From amazon.com: "Sonny Terry (1911-1986) and Brownie McGhee (1915-1996) were once ubiquitous, and as such tended to be taken for granted in the halcyon days of the 1960s blues rediscoveries. But nearly two decades have passed since the perennial team parted, and the 16 performances here remind us of this superb duo's complementary strengths..."
From the DVD cover: "Devil Got my Woman is not, however, concert footage from Newport. Alan Lomax recreated a juke joint at Newport, stocked the bar, and let nature take its course. The resultant film footage captures the blues experience in its first and truest milieu, one in which African-American men and women drink, dance, and share their troubles and triumphs."
From amazon.com: "Their concert performances (several in stagy but effective down-home settings) before a rather formal but appreciative German audience have them playing in some cool combinations (T-Bone Walker backing Memphis Slim, Otis Rush with Junior Wells), even introducing one another (Williamson on guitarist Lonnie Johnson, an elder statesman on the tour: "A very nice musician")--and all with great sound (mono, but still flawless) and visuals (in black and white). This is one for blues fans to treasure." - Sam Graham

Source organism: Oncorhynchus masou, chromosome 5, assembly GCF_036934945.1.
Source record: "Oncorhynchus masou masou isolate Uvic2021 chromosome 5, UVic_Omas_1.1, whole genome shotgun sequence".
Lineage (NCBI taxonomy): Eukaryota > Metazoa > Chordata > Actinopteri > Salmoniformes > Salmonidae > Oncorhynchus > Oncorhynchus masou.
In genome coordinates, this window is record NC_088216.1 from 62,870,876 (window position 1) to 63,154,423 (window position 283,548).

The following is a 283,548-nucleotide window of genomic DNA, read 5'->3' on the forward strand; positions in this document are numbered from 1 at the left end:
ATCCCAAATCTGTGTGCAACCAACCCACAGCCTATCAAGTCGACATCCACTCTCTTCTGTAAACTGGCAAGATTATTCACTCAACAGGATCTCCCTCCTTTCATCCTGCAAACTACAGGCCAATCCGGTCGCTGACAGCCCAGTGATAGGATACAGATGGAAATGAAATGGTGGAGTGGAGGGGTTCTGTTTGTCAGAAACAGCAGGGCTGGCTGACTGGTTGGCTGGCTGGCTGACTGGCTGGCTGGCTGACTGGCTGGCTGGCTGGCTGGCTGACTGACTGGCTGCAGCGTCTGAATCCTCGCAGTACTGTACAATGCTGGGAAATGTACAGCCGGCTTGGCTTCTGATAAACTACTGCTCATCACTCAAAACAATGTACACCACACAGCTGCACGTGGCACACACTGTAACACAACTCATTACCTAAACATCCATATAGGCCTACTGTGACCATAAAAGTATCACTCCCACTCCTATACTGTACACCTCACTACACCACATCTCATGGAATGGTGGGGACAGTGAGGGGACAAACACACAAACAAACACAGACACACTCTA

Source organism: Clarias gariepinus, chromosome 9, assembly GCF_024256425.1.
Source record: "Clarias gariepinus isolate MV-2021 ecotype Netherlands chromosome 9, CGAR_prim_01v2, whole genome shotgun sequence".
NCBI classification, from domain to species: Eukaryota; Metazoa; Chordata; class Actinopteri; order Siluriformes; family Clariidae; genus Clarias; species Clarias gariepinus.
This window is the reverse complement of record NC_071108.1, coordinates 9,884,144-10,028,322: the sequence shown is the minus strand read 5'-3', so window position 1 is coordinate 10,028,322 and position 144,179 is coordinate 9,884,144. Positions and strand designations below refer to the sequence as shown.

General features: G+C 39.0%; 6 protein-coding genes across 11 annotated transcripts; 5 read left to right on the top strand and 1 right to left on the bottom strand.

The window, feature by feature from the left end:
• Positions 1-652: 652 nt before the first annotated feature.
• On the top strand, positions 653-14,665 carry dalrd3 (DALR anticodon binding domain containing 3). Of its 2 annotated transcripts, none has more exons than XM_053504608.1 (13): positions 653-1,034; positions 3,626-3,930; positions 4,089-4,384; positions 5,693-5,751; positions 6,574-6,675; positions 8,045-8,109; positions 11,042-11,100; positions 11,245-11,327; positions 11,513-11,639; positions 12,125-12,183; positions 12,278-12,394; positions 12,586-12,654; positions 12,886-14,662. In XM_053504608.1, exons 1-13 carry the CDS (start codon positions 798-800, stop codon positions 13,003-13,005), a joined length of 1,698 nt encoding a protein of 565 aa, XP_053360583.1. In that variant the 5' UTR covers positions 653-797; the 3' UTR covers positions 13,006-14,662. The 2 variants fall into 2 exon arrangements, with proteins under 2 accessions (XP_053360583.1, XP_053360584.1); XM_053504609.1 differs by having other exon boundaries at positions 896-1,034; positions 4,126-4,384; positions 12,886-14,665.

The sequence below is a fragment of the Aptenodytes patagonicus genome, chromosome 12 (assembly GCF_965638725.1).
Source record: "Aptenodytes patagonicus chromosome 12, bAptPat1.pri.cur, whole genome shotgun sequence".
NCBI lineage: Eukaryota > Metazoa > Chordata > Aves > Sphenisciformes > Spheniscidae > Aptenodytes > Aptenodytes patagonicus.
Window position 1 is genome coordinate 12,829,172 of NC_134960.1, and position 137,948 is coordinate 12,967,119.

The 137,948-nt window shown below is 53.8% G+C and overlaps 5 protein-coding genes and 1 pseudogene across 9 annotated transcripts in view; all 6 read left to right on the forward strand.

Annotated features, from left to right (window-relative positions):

From amazon.com: "If names like Skip James, Bukka White, Dr. Isaiah Ross, and Son House (all playing in the acoustic Delta style, a sound that's about as raw and real as the blues gets) ring a bell only with serious blues fans, no matter. The performances (including what's purported to be the only extant audio-video footage of harmonica legend Little Walter) are uniformly strong, and the black & white images and strikingly clear sound are once again extraordinary." - Sam Graham
From amazon.com: "Pianist-singer Memphis Slim (original name: Peter Chatman) is a fine musician, certainly the more stately and clean-cut of the two; Sonny Boy Williamson, a great harmonica player and singer who was known as Aleck Ford and Rice Miller before he co-opted the name of a well-known predecessor, plays music that was more unpredictable, darker..." - Sam Graham